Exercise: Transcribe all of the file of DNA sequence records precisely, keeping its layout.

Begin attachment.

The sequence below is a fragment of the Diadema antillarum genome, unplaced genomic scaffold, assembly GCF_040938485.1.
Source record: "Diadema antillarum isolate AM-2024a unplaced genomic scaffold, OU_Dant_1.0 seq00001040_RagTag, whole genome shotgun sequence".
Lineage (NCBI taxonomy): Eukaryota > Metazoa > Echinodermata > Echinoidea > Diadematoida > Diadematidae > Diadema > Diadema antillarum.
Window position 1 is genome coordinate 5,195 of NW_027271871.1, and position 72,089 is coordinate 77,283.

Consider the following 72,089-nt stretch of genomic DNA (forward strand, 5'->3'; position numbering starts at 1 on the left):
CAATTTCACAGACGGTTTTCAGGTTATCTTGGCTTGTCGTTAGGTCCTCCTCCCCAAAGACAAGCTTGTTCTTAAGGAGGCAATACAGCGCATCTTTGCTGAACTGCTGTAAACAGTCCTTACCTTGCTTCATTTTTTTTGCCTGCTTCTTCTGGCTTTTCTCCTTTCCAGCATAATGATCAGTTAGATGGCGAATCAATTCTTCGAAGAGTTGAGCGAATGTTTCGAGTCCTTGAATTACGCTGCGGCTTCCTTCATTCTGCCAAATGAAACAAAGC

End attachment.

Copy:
The sequence below is a fragment of the Diadema antillarum genome, unplaced genomic scaffold, assembly GCF_040938485.1.
Source record: "Diadema antillarum isolate AM-2024a unplaced genomic scaffold, OU_Dant_1.0 seq00001040_RagTag, whole genome shotgun sequence".
Lineage (NCBI taxonomy): Eukaryota > Metazoa > Echinodermata > Echinoidea > Diadematoida > Diadematidae > Diadema > Diadema antillarum.
Window position 1 is genome coordinate 5,195 of NW_027271871.1, and position 72,089 is coordinate 77,283.

Consider the following 72,089-nt stretch of genomic DNA (forward strand, 5'->3'; position numbering starts at 1 on the left):
CAATTTCACAGACGGTTTTCAGGTTATCTTGGCTTGTCGTTAGGTCCTCCTCCCCAAAGACAAGCTTGTTCTTAAGGAGGCAATACAGCGCATCTTTGCTGAACTGCTGTAAACAGTCCTTACCTTGCTTCATTTTTTTTGCCTGCTTCTTCTGGCTTTTCTCCTTTCCAGCATAATGATCAGTTAGATGGCGAATCAATTCTTCGAAGAGTTGAGCGAATGTTTCGAGTCCTTGAATTACGCTGCGGCTTCCTTCATTCTGCCAAATGAAACAAAGC